#100DaysOfCode in Python Transcripts
Chapter: Welcome to the course
Lecture: Bob's setup

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0:00 I'm using Anaconda for this course, a pre-bundled, Python distribution widely used in the Data Science community.
0:09 And it comes with a lot of packages already. You're not required to use this distribution. You can also pip install my requirements,
0:17 which we will see in a bit. You can download the full version here. We recommend that you use 3.6.
0:23 Really no reason to start a new project in Python 2 anymore. You can also install Miniconda, which is a smaller version,
0:31 which only includes the base packages. And, mainly, what you need to know is for almost all the lessons, I will be using
0:40 Jupyter Notebooks, which is a great way to experiment with Python code and more in the browser. It's a great tool to both teach and learn Python.
0:50 You can try it out if you want to play a little bit at this point by going to try.jupyter.org, but I encourage you to install it
0:58 to follow along with my lessons. To install it, again, the recommended way is to use Anaconda, but you can also use pip install jupyter,
1:08 and that should get it as well. And let me show you that quickly. So, first I need to clone the 100 Days of Code repo. You cd into that.
1:16 At this point you really want to make your virtual environment to work on the project's requirement in isolation to not mess up your global space.
1:25 And in every lesson, I have a video how to pip install the requirements for that lesson, but I also
1:30 have 'em all wrapped together in a requirements file. So, for all the notebooks, you need Jupyter; and ipykernel, which I will explain why in a bit;
1:42 and then I listed out the requirements for each lesson. There are various ways to make a virtual environment.
1:48 The classic way is to use pyvenv built in module. You can also use pipenv, the new way, which should be perfectly fine. And Anaconda comes with Conda,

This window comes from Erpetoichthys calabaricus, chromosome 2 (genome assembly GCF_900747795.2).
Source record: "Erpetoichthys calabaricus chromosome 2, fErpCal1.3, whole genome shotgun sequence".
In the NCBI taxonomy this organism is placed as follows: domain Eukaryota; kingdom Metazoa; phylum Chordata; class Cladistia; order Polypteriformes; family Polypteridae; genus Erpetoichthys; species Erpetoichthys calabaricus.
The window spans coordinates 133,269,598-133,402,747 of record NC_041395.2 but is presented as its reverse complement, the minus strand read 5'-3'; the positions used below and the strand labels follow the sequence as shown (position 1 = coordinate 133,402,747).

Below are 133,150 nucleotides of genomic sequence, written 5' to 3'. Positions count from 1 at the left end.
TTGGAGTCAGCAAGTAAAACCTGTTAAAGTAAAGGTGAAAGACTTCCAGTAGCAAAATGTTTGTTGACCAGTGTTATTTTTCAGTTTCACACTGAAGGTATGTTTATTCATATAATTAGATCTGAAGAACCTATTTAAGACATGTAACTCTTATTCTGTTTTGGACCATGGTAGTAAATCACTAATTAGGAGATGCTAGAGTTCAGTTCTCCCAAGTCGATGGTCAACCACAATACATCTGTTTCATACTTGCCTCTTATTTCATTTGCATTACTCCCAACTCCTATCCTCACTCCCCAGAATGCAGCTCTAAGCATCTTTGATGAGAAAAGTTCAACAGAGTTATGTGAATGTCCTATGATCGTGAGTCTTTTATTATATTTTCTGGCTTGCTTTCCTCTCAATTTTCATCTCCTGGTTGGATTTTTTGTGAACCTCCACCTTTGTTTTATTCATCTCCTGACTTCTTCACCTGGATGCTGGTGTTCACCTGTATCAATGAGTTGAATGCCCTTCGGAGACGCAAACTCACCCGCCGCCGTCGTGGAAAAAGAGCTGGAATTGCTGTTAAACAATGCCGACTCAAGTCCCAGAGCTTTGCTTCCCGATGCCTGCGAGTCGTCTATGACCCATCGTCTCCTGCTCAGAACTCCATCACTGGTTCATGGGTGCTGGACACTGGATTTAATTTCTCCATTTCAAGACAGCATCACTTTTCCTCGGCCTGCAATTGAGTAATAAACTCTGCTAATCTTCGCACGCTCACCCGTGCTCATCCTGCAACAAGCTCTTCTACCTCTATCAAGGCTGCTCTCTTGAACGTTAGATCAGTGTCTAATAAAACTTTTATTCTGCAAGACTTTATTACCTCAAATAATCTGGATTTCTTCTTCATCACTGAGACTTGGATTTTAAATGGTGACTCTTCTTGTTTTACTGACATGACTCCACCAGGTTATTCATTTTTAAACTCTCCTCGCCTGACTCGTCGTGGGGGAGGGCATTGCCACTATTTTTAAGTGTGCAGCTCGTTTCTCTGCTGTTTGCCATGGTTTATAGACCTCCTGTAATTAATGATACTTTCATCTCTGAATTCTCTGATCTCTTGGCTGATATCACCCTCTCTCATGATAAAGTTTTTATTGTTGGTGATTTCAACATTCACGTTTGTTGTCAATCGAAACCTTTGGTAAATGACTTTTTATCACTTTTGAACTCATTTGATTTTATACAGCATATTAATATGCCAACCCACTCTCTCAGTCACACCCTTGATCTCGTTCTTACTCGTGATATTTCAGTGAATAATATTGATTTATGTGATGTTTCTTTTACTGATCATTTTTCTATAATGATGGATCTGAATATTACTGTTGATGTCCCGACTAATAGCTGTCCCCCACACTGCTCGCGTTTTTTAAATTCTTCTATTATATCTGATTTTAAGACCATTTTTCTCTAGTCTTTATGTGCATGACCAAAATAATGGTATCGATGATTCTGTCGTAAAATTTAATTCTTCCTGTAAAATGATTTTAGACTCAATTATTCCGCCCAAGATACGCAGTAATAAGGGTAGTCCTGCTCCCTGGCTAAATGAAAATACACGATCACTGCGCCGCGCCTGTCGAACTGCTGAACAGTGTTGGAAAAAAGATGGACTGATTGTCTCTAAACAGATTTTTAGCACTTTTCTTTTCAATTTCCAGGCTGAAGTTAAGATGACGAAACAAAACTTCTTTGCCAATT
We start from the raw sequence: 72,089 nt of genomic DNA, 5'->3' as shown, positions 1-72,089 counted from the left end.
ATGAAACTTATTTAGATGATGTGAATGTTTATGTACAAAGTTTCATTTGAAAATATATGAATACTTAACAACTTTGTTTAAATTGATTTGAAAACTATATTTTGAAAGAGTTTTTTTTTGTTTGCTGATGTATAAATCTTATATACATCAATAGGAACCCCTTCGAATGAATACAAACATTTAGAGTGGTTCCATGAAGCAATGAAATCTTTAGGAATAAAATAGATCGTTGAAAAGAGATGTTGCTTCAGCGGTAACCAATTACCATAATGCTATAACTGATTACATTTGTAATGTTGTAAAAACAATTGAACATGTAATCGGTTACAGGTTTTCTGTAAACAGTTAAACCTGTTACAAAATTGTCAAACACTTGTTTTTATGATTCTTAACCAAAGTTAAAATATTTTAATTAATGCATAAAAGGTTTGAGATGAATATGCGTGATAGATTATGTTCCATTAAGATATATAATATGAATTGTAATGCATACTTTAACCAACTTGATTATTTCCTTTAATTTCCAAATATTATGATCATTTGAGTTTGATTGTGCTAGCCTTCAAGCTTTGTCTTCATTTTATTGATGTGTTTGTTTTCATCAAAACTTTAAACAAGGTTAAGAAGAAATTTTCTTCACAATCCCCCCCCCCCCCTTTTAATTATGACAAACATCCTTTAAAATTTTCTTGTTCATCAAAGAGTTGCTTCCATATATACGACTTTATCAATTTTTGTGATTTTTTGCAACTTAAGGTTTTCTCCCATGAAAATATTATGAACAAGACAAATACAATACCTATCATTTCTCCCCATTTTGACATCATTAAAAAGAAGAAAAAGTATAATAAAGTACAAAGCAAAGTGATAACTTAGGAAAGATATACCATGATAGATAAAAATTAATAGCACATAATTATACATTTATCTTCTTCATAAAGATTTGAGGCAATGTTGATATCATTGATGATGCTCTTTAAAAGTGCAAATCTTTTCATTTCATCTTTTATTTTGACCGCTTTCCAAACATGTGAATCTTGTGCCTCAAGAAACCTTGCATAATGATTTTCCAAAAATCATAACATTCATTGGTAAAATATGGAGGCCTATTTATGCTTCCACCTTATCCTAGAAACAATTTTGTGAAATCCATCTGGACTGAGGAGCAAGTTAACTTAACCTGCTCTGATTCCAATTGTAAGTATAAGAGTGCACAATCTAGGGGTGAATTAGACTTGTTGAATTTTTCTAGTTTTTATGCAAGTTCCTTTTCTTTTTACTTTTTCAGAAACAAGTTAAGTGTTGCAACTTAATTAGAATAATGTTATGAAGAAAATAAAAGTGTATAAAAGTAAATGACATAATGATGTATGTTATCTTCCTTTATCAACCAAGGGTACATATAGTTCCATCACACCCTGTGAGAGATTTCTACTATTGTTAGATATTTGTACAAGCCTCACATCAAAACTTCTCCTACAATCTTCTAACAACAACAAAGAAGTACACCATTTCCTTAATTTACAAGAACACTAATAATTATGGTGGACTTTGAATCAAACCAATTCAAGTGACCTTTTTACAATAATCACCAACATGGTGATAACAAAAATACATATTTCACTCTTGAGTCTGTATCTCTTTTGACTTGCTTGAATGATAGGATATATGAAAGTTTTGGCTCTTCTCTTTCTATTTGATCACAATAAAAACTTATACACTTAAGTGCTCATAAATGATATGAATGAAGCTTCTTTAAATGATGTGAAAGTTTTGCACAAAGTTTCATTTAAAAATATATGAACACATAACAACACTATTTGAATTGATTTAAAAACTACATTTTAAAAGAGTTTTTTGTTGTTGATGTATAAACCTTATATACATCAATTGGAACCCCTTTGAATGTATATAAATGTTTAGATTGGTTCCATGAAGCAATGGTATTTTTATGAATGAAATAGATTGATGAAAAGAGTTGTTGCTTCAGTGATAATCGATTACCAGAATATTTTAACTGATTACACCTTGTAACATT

2:00 a utility to manage environments as well. However, I am used to virtualenv, just the classic one. So, in this course I am making a virtual environment
2:10 with this alias: virtualenv -p, pointing to the Python binary that comes with my Anaconda installation, and the name of my virtual environment.
2:18 So, let's run that now. And then you have to activate it. And that's what I'm doing, that a lot I have another alias,
2:26 ae, and now I'm in my virtual environment, where I don't have anything installed. At this point, you can just do it video by video,
2:35 but if you want to have all the packages up-front, you can do pip install -r, requirements/requirements, and that might take a bit because
2:44 it's not only pulling the dependencies, but some of the dependencies have other dependencies.
2:49 With that done, you can launch a Jupyter notebook like this. And you can go in today's and do any lesson. For example, Selenium.
3:03 And you can open the notebook like this, and you can follow the lesson. And you see that the notebook discovered my virtual environment.
3:16 If that is not the case, you might have to tweak it a little bit, and that's why I pip install ipykernel and Tornado was pulled in as well.
3:25 That should have been enough. If that's not the case, you might have to run iPythonkernel install <username> <projectname>
3:33 And this will be venv, or the name of the virtual environment. And then back to the notebook. You should have the kernel, venv,
3:40 or whatever you named the virtual environment, here, and you can switch to that, but I already have it here. So, then your dependency should work.
3:47 It's in your virtual environment and you can follow along with the lesson and make any modifications in the code
3:53 and experiment and that's how you learn.

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